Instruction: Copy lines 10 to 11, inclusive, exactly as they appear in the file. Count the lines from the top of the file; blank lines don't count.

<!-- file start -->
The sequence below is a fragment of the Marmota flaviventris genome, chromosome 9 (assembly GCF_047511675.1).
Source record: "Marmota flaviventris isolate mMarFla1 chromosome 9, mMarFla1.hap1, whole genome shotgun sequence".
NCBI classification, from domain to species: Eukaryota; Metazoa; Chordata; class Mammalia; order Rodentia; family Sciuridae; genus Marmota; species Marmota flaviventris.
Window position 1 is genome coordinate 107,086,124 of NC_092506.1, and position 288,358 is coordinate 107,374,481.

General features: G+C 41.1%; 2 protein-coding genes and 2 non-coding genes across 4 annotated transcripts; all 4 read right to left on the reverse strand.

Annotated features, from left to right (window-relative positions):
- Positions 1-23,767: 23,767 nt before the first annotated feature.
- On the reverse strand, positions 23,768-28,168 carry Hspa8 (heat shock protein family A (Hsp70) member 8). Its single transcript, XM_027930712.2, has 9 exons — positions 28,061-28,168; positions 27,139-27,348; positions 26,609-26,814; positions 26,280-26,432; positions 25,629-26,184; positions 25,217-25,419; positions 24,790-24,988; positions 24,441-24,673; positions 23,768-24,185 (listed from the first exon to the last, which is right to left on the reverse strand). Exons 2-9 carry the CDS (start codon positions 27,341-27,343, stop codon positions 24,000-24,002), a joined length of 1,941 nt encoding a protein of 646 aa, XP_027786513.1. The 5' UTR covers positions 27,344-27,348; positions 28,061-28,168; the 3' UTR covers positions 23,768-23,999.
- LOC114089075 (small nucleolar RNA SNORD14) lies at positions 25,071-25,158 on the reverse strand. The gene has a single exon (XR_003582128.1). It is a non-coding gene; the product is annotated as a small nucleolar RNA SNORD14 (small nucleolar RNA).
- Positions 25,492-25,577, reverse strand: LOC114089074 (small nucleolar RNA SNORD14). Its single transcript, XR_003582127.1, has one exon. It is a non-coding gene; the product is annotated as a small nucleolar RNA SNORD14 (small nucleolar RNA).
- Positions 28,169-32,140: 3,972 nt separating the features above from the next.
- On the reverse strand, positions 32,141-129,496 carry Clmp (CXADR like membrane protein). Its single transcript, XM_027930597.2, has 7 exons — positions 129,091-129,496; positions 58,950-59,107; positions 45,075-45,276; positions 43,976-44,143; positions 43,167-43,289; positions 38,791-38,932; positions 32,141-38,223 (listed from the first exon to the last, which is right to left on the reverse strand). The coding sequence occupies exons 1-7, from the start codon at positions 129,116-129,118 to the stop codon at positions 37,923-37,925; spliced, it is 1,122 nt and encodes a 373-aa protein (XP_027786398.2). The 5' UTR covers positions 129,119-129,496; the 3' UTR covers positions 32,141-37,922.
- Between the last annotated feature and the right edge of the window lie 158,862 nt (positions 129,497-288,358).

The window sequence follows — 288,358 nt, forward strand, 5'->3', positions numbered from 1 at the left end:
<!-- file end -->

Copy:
- Positions 25,492-25,577, reverse strand: LOC114089074 (small nucleolar RNA SNORD14). Its single transcript, XR_003582127.1, has one exon. It is a non-coding gene; the product is annotated as a small nucleolar RNA SNORD14 (small nucleolar RNA).
- Positions 28,169-32,140: 3,972 nt separating the features above from the next.